This has got to be one of the most incredible things I’ve read about in a while! Listen to the Before and After recordings of Rachmaninoff’s performance of his arrangement of Kreisler’s Liebesleid on the homepage of the Zenph website and you’ll see what I mean. I couldn’t believe how beautiful the “After” recording was, so I had to do some digging around on the site to figure out what it was all about. The article on “the piano re-performance” was an excellent introduction into the unbelievable creativity and technology behind this recording and other such projects. This explanation in the article finally helped me understand the process:
“Zenph Systems of North Carolina has developed an analytical process which it describes as separating the original performances from the recording. Its goal is to translate original recordings into data that will accurately render the originals on an appropriate instrument, free from the constraints and limitations imposed by technology in the era of the recording.”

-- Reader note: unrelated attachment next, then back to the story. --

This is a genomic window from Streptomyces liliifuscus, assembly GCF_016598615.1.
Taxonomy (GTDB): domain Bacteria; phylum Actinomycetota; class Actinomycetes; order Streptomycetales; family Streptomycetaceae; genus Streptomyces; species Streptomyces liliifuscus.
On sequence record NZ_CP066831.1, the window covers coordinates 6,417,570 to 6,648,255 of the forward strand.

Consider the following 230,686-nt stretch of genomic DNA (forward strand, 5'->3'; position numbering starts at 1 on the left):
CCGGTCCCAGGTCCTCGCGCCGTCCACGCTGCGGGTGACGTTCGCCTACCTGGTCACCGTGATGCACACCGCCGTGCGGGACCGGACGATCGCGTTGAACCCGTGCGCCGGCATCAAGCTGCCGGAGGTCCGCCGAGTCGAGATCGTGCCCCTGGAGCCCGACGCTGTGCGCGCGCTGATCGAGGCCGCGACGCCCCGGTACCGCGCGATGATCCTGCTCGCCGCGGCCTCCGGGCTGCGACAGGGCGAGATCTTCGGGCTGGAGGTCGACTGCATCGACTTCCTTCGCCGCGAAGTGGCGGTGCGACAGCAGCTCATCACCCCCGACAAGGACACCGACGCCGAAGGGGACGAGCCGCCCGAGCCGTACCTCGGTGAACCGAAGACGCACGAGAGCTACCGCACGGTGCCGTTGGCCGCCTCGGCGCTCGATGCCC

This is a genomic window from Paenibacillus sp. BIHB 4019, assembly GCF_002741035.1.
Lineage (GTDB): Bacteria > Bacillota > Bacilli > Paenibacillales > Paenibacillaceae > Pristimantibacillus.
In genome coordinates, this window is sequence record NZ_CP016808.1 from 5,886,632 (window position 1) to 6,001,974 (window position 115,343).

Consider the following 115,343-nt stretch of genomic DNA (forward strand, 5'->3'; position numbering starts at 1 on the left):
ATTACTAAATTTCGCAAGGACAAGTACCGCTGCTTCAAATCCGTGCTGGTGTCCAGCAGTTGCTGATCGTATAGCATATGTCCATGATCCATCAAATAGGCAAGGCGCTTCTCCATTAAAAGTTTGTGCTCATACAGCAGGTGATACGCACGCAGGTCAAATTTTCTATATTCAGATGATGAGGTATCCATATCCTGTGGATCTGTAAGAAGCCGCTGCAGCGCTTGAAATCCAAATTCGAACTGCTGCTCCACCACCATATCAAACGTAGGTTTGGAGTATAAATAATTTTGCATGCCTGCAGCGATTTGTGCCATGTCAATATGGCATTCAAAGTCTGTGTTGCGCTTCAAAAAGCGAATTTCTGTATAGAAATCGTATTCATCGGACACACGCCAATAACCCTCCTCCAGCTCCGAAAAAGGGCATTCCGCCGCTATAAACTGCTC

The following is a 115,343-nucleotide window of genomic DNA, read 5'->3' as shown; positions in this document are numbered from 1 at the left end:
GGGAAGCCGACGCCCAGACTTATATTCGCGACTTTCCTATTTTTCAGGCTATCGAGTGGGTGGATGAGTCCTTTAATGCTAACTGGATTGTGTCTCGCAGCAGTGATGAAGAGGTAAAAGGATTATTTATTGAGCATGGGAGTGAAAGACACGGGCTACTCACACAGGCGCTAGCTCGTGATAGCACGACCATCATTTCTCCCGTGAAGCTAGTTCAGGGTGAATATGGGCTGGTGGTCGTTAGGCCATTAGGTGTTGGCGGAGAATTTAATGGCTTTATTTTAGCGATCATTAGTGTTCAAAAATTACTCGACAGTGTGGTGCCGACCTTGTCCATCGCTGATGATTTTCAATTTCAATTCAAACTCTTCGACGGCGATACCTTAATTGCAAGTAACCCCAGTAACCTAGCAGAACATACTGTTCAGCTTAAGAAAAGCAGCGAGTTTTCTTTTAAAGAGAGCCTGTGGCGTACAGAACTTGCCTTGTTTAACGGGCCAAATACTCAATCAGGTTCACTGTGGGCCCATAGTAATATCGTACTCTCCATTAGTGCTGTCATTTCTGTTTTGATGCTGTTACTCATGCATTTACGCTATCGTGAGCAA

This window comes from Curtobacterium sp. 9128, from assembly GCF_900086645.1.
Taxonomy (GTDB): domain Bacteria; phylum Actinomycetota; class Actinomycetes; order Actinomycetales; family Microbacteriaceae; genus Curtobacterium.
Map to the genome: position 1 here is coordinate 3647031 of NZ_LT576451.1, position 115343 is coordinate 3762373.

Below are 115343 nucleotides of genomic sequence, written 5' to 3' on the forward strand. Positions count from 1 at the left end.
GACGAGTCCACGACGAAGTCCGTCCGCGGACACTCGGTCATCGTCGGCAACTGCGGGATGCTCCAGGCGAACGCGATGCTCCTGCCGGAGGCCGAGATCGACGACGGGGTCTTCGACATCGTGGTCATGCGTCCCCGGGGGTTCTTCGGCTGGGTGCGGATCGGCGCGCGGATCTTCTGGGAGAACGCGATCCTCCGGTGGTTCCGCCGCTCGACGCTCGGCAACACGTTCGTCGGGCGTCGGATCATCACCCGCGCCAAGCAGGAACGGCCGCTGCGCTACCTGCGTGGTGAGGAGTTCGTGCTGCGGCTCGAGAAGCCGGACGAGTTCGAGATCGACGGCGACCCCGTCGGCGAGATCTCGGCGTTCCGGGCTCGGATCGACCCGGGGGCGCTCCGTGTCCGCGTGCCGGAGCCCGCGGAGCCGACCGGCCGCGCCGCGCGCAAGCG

Later in the article, one discovers that:
“For solo piano, there are 12 points of analysis for each note played by the performer, defining its start time, pitch, duration, loudness, sustain, release and the characteristics of the damping applied.”
Check out this live performance of Joshua Bell playing Grieg’s Violin Sonata No. 3, Second Movement, with “Rachmaninoff” at the piano:
I’m curious to check out this Zenph re-performance of Rachmaninoff Plays Rachmaninoff. Pretty amazing stuff, don’t you think?!